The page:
NASCAR banks on minority drivers to broaden sport’s exposure

Rajah Caruth liked the animated autos of “Cars” as a kid, got hooked on the race scene after a trip to the track and sharpened his driving skills as a teen via online racing.

Caruth might one day earn his shot at inspiring the next generation of drivers.

The 18-year-old Caruth is a NASCAR prospect, a young Black driver and one of a half-dozen youngsters participating in the Drive for Diversity program tasked with finding and developing drivers for a sport lean on women and minorities behind the wheel.

“Ideally, I’d want to be in the Cup Series in the next decade,” Caruth said. “Hopefully, by then.”

The program has developed few drivers for the elite Cup Series over nearly two decades in existence — Bubba Wallace and Daniel Suarez are among the former members and the only ones currently with rides — but a renewed push at scouting younger drivers and promoting them has NASCAR optimistic more recent classes will reverse the trend.

Wallace’s extraordinary season and his emergence as a social activist, in fact, have put a bright light on the program, which wobbled for years between a public relations exercise and a meaningful avenue toward a Cup Series career.

There are 56 graduates of the Drive for Diversity pit crew program actively working across the three national series, including 27 at the Cup Series level. Cup rides for program graduates are scarce, though. Kyle Larson, who is half Japanese, was the most successful alumnus until he used a racial slur during a live-streamed virtual race and was fired by Chip Ganassi.

“There needs to be more resources available for that program,” said Brad Daugherty, the lone Black team owner in NASCAR.

The task of turning the program into more of a driver factory is on the agenda

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Malaysia to host AFC Champions League games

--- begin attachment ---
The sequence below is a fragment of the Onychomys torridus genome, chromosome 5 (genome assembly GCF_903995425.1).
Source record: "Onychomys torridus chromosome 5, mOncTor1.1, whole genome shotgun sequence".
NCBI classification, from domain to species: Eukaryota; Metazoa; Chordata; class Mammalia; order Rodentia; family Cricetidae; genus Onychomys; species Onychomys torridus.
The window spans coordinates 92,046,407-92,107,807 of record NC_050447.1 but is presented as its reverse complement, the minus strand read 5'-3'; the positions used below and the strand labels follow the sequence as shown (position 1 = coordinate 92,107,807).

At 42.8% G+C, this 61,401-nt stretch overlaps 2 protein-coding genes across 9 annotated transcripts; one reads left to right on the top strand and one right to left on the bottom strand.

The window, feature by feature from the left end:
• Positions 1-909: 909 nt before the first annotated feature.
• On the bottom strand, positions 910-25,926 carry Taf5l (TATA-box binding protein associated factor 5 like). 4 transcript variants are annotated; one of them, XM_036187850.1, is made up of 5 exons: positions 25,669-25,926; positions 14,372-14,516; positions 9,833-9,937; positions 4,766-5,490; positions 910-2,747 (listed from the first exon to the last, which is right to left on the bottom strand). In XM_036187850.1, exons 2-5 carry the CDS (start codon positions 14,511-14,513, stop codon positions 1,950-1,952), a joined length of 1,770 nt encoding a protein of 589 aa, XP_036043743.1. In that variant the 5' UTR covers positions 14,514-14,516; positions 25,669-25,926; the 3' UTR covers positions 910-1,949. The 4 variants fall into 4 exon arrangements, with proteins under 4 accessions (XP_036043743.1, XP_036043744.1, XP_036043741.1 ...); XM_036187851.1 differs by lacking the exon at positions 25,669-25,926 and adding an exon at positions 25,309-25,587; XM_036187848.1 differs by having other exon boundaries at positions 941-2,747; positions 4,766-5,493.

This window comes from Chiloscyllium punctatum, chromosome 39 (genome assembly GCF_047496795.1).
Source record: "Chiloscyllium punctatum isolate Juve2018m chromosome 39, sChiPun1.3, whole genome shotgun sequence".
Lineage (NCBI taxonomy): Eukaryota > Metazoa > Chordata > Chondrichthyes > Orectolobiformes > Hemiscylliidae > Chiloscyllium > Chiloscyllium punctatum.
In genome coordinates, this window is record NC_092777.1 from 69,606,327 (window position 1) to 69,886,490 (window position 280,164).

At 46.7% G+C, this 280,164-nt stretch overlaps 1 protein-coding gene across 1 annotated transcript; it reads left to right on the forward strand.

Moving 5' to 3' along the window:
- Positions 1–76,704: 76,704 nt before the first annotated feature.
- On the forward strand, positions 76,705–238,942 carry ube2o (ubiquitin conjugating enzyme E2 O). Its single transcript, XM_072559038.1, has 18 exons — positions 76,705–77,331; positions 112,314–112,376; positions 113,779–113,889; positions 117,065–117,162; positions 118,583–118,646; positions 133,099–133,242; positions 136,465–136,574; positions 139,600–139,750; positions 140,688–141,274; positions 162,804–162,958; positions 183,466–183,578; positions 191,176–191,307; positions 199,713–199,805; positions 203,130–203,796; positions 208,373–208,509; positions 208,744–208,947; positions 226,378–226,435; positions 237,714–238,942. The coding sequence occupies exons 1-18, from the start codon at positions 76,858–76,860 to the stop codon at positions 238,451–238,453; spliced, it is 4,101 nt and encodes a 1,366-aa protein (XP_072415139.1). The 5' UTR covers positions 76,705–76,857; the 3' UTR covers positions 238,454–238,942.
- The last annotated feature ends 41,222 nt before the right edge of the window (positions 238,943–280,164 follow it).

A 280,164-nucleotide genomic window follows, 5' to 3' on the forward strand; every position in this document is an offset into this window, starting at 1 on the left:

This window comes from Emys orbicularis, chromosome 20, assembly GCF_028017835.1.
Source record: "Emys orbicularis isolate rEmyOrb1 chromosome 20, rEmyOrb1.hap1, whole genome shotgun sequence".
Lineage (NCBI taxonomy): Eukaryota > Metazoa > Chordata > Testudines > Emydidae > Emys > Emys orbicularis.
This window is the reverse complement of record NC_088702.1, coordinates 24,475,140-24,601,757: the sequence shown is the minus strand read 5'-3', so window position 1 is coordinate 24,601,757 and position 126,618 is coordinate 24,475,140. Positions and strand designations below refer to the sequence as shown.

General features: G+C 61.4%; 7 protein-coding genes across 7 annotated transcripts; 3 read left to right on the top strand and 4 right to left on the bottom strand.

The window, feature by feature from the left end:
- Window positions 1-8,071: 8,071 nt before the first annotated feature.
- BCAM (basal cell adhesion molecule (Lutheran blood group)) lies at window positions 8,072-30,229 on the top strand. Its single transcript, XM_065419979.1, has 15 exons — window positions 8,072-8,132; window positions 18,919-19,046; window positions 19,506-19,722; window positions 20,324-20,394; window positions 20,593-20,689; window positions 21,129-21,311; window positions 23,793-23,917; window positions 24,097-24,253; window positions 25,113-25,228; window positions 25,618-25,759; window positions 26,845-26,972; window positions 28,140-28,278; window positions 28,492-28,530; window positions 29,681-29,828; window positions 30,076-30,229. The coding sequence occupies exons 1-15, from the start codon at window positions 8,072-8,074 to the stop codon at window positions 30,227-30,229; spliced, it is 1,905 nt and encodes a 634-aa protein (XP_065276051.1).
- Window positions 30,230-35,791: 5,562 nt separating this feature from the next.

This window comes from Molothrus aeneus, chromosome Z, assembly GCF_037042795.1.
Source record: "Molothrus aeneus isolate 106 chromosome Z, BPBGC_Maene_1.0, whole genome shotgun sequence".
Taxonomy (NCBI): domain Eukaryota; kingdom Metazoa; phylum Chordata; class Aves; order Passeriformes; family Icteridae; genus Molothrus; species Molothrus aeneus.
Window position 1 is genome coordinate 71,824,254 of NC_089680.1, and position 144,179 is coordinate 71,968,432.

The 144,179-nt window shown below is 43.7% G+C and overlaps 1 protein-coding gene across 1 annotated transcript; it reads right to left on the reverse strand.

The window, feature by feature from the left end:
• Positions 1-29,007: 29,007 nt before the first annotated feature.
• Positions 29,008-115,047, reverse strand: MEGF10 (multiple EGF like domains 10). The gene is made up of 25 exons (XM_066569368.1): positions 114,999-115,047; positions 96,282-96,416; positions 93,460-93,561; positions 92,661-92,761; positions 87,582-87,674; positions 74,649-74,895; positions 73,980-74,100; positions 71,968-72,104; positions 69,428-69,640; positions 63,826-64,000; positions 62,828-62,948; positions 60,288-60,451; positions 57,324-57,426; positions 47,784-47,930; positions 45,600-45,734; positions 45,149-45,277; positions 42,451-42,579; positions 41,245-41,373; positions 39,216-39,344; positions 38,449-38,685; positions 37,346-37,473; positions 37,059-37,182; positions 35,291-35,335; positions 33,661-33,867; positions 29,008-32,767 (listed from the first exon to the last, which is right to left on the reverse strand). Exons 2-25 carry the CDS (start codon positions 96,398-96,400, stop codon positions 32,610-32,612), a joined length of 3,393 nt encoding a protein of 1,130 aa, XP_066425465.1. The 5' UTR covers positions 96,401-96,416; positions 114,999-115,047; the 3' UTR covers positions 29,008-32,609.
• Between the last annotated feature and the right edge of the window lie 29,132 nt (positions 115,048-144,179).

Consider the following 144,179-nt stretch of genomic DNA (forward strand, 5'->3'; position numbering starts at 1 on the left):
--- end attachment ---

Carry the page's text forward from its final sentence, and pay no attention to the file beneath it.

(FILES) In this file photo taken on April 9, 2019, players from Jeonbuk Hyundai Motors celebrate their goal during the AFC Champions League Group G football match between the Urawa Reds of Japan and Jeonbuk Hyundai Motors of South Korea in Saitama. (Photo by Kazuhiro NOGI / AFP)

Malaysia will host two groups in the coronavirus-hit AFC Champions League, organizers said, although two more pools in Asia’s premier football competition remain without a home.

After Qatar agreed to host all four groups in the West region, Malaysia has stepped in to stage East-zone groups G and H, featuring teams from Japan, China, South Korea and Australia, as well as Malaysia’s Johor Darul Ta’zim.

The Champions League, on hold since the pandemic wiped out international sport in March, will resume on September 14 in Qatar with the games in Malaysia starting on October 17.

However, “the centralized venue for the AFC Champions League groups E and F as well as the remaining knockout stage matches are yet to be confirmed”, an Asian Football Confederation statement said.

Groups E and F include teams from Japan, China, South Korea, Australia and Thailand.

To help squeeze in the condensed tournament, all knockout ties will be played in a single match, rather than home and away, and the final will also be a one-off game played in the West region.


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Former batting coach keeping the faith in Shai Hope as West Indies batsman’s Test slump continues

Shai Hope’s Test woes were perfectly summed up in Manchester on Tuesday, with the West Indies batsmen’s falling to an ugly stroke to throw his wicket away. That the rash attempt at a pull shot off Chris Woakes came at a time when the West Indies were battling to save the Test series made Hope’s dismissal all the more painful to watch.

This was a batsman under increased scrutiny after his dismal displays in the two Tests leading to the series decider at Old Trafford. With an aggregate of just 105 runs from six innings in the series, it is safe to say that Hope has had a stinker in England. His performances in England this time around are in stark contrast to the last time he played a Test series on these shores.

In a day-night Test in Headingley in 2017, Hope had announced his arrival to the big league with twin centuries to help Windies script an epic victory. That moment was supposed to be the springboard to bigger things for a young batsmen who had always been rated highly. Three years since that watershed moment in Leeds, that heroic exploit has become a distant memory for Hope.

His ODI career did take off after those twin tons, but his fortunes in the Test format continue to tumble with the latest failure in England. In 41 innings since that Leeds Test, Hope has collected just 947 runs at an unflattering average of 24. His century tally has been barren and the two hundreds in Headingley remain the only occasions when he has breached triple figures in the format.

In the same duration, he has racked up eight ODI centuries while only being outscored by Virat Kohli and Rohit Sharma in the ODI format.

Ahead of the final Test

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